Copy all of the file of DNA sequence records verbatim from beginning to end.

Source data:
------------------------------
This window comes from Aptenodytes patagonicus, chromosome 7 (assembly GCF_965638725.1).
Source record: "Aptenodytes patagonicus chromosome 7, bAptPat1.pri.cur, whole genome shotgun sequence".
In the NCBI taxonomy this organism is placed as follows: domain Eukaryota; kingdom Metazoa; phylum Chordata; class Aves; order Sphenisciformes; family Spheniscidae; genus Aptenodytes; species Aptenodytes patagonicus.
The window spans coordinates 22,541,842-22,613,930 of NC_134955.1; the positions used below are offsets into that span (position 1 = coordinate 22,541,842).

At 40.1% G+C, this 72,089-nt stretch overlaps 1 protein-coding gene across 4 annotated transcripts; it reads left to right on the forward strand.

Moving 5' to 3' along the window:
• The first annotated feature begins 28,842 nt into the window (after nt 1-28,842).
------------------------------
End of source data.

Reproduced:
This window comes from Aptenodytes patagonicus, chromosome 7 (assembly GCF_965638725.1).
Source record: "Aptenodytes patagonicus chromosome 7, bAptPat1.pri.cur, whole genome shotgun sequence".
In the NCBI taxonomy this organism is placed as follows: domain Eukaryota; kingdom Metazoa; phylum Chordata; class Aves; order Sphenisciformes; family Spheniscidae; genus Aptenodytes; species Aptenodytes patagonicus.
The window spans coordinates 22,541,842-22,613,930 of NC_134955.1; the positions used below are offsets into that span (position 1 = coordinate 22,541,842).

At 40.1% G+C, this 72,089-nt stretch overlaps 1 protein-coding gene across 4 annotated transcripts; it reads left to right on the forward strand.

Moving 5' to 3' along the window:
• The first annotated feature begins 28,842 nt into the window (after nt 1-28,842).